I've had a lot of hobbies, because I'm interested in just about
everything. One of my early mantras was "I want to know it
all," but I especially like things one can do,
things with tangible, visible results. I'm very adept
mechanically and can fix just about any mechanical thing that's
broken. But not cars: getting really greasy-black dirty never
appealed to me.
As a kid, I made model airplanes, absolutely loved doing it,
and spent endless hours, painstakingly cutting out things from
balsa-wood sheets and strips. Plastic models were then unknown.
Small gasoline and diesel engines for models existed but were
expensive. Besides, a purist element in me disdained anything
other than rubber bands for powered flight. Finding the very
best rubber bands was a great challenge, I remember. Another
challenge was making the plane strong enough not to implode
when tightly wound up but not so heavy it wouldn't fly well.
Later I took up HO-gauge model railroading, which was quite a
lot more work and operationally much less sophisticated than it
is today. There were no finished kits, no microprocessors, and
not many small electric motors. I had a small layout, but
always coveted the huge O-gauge one at the Museum of Science
and Industry in Chicago. (Grandness of scale appealed to me
more then than now, I guess.)
I loved real trains too, which were mostly steam back
then. On Saturday mornings, I would sometimes go on my bike way
to the south side of Peoria (then something of a rail hub)
where the railroad yards were. There I would hang around the
roundhouse, wandering through the sheds, watching these guys do
maintenance and repair work on enormous locomotives. Needless
to say, I knew all the details of the different kinds, when and
where they were made, how they worked, and all that.
It may seem odd -- I doubt such a thing would be allowed today
because of insurance requirements, but I very quickly
discovered that the railroad guys did not mind having a
12-year-old kid hanging around, as long as he stayed out the
way and knew what he was talking about. This led to such fun
things as being allowed to actually operate the train in
the yard, taking the engine out of the shed onto the turntable,
getting it pointed down the right track, getting water and coal
added to the engine tender car, firing up the stoker, blowing
off the extra steam pressure (a wonderful racket, I thought),
and so forth. Then I would go home and add detail to my model
Then came bicycles. There was this guy, Dick, who lived in my
apartment building when I was 13 or so. He was about 16. I
adored Dick, but Dick loved bikes, not boys, and was the
neighborhood's bike fix-it guy. He taught me everything he knew
about it, I think. And of course I was quite handy. But in the
end, the grease got the better of me, at least until I bought a
good racing bicycle many years later.
I had two periods of intense interest in photography. In high
school, a friend and I learned to develop film and make contact
prints. Then in 1966 I bought my first really good 35 mm camera
and for the next six or seven years I shot roll after roll of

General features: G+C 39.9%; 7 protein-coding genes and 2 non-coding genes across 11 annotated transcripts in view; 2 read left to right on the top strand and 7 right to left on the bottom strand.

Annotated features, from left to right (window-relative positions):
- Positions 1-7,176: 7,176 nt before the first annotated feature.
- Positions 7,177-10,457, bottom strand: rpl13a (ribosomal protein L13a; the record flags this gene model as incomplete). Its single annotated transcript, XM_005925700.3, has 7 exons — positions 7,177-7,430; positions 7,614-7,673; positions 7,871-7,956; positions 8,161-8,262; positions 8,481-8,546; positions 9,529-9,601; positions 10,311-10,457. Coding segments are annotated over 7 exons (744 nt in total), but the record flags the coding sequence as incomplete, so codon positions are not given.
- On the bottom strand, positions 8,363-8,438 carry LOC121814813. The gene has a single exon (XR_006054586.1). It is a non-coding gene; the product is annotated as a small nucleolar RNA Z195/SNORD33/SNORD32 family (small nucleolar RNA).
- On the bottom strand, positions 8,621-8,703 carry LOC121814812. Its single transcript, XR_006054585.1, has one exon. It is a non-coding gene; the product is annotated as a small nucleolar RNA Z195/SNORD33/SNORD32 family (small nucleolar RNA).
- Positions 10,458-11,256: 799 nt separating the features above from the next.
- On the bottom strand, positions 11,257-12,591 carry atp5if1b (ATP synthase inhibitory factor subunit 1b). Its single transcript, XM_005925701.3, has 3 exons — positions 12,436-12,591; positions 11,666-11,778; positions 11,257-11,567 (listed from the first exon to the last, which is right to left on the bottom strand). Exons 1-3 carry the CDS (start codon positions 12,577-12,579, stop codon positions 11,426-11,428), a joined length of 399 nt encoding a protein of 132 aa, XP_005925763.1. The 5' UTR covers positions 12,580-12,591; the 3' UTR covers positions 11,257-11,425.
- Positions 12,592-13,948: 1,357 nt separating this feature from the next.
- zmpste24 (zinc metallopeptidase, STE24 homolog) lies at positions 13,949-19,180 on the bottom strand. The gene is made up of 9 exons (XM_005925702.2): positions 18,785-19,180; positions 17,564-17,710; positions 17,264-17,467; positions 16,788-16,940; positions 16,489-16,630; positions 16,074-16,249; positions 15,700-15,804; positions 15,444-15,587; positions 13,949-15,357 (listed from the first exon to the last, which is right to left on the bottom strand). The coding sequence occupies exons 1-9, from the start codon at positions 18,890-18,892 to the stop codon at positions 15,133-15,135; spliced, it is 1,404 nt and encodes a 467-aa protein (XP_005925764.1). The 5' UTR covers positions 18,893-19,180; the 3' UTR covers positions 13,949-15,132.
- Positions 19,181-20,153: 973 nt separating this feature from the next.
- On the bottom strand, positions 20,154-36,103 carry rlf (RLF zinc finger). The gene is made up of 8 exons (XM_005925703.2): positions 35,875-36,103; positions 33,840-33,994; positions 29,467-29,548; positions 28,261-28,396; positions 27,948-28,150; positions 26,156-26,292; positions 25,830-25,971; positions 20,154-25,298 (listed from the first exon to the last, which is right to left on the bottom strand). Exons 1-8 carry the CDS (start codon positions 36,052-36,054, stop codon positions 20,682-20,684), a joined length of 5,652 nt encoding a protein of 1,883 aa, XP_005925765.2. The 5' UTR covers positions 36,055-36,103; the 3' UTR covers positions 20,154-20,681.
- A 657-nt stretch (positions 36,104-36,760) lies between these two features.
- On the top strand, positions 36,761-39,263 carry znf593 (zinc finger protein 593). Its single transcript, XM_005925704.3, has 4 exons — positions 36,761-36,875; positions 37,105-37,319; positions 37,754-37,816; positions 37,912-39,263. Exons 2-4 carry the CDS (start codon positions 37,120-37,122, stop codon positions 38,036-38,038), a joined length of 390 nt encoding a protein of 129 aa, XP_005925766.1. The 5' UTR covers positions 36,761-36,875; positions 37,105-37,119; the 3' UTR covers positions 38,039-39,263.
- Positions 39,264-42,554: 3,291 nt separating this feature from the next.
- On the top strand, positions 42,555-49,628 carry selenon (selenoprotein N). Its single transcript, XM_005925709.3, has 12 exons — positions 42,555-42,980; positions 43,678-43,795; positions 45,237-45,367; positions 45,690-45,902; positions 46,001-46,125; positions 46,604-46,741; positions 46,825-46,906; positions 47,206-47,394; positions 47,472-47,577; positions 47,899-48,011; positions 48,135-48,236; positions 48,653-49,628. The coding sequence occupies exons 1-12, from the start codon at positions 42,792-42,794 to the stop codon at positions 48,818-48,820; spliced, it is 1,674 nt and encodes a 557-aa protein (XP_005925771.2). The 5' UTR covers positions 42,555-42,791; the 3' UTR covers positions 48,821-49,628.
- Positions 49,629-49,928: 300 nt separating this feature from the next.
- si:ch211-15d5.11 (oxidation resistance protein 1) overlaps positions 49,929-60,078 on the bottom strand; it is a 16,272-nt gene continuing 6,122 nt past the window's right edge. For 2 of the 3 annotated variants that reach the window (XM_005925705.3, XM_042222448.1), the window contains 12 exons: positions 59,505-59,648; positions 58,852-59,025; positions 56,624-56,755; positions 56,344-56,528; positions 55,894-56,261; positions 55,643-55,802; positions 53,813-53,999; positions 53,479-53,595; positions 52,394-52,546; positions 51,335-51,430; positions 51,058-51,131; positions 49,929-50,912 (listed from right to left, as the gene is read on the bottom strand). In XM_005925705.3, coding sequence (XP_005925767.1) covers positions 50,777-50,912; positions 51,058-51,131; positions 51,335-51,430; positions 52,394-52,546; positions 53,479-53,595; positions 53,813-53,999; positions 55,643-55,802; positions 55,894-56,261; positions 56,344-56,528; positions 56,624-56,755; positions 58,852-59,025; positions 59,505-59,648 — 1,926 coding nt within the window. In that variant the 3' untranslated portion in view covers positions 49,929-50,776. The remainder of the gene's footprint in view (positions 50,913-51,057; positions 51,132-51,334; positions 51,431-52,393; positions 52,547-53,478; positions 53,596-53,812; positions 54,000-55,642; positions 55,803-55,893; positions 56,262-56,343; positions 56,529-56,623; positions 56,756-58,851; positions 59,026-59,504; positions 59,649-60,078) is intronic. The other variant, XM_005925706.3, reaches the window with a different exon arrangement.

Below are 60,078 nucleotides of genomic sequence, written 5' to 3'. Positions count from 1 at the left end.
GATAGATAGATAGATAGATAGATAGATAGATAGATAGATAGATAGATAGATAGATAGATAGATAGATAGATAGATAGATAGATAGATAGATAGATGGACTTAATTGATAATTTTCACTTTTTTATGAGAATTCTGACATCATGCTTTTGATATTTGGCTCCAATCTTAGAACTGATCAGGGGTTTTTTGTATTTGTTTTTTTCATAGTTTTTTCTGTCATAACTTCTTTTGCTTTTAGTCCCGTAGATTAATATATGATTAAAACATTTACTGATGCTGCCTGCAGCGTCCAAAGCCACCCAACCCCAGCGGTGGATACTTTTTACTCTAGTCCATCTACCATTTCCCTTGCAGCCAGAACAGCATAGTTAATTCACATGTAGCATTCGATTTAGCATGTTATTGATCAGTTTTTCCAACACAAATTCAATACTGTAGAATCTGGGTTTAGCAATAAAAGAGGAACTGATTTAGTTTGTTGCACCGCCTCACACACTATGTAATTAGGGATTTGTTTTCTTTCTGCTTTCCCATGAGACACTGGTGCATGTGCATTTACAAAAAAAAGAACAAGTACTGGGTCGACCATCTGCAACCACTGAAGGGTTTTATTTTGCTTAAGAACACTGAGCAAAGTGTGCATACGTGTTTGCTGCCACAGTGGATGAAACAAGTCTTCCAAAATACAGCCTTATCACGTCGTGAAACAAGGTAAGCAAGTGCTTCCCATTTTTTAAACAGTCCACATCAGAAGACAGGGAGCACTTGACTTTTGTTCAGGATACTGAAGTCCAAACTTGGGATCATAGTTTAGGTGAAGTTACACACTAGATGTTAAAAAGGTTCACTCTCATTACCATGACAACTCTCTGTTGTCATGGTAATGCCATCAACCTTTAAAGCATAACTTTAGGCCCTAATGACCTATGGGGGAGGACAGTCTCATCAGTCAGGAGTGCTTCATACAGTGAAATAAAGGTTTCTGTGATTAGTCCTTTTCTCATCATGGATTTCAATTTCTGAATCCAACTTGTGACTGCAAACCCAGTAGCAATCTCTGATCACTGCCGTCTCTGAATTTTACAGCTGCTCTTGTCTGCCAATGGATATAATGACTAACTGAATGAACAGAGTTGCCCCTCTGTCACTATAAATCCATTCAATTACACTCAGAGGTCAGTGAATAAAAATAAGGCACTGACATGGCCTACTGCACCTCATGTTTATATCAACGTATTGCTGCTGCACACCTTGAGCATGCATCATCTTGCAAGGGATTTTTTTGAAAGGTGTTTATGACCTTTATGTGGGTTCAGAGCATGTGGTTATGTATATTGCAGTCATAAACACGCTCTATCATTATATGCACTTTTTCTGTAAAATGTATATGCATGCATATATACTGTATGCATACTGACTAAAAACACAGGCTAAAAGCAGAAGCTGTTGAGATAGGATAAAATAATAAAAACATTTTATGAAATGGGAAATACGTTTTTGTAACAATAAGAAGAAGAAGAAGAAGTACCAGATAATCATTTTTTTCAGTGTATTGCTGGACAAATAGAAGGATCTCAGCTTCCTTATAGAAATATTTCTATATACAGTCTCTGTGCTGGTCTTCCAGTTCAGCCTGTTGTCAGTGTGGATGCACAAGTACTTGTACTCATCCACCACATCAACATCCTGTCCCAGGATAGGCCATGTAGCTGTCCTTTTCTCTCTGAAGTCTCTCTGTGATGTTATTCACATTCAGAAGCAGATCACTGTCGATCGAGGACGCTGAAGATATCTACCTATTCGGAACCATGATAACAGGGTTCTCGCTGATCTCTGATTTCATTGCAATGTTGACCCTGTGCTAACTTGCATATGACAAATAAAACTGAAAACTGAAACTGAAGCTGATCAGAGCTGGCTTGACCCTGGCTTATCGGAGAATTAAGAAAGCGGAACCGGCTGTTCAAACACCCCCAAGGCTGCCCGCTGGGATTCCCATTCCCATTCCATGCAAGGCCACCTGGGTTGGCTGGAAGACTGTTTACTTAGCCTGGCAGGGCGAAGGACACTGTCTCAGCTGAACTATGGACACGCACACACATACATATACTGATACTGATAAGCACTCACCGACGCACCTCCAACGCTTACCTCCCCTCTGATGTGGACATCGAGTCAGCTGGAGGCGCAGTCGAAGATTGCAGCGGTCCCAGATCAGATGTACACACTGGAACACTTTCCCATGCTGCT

film and spent almost every night printing in a large and (for
the time) well-equipped darkroom in my basement.
I traveled around to art fairs, where fine photography was just
then making an inroad with serious art collectors. I was
flabbergasted, at the second such outing I exhibited in, when
the curator of the art museum in Oshkosh, Wisconsin came to my
stand and bought six photos for the museum's collection. I also
won a ribbon for "best of show" at the whole event, which gave
me quite a swelled head for a time.
Since 1986, my profession seems to have become my main hobby.
At any rate I spend a large fraction of my spare time doing
things related to computers and computing. Probably the bulk of
this effort is connected in one way or another with writing.
The rest is tool-making, things for accomplishing particular
tasks. The programmer in me has never quite been laid to rest.
As other links on my site reveal, I'm tremendously interested
in submarines. One of the emerging interests is
radio-controlled model submarines, working models that run,
submerge, even launch torpedos and missiles. As this is a very
expensive hobby -- several thousand dollars a pop for a fairly
sophisticated model -- I have to think carefully what I really
want to accomplish before plunging into it more fully.
As for less sedentary pastimes, I love being outdoors. I could
probably live half my life outside, traveling around the
country or the world, living in a tent, eating simple grub,
bathing only once a week (or less!), wandering around and
simply taking it in. I think one thing I especially like about
camping is that I can be perfectly happy doing it alone. In
fact, unless the person with me is expert and very independent,
I prefer to be alone. I don't really do much on a camping trip,
just go for small hikes and sit around thinking about things,
looking at birds or other small animals, or even doing nothing
at all other than being in the place where I am.
This is enormously restorative, for some reason, especially if
I can spend time in a large forest. There is something about
trees. I tell people I have to go talk to the trees -- and of
course they think I'm nuts -- but I really do talk to trees,
and -- nuttier yet -- they talk back. Not being able to move
around more or less forces you to devote your attention to the
place where you are. Trees have this down, and people would be
well advised to work on it, I think. It can definitely lower
the level of tension in your life.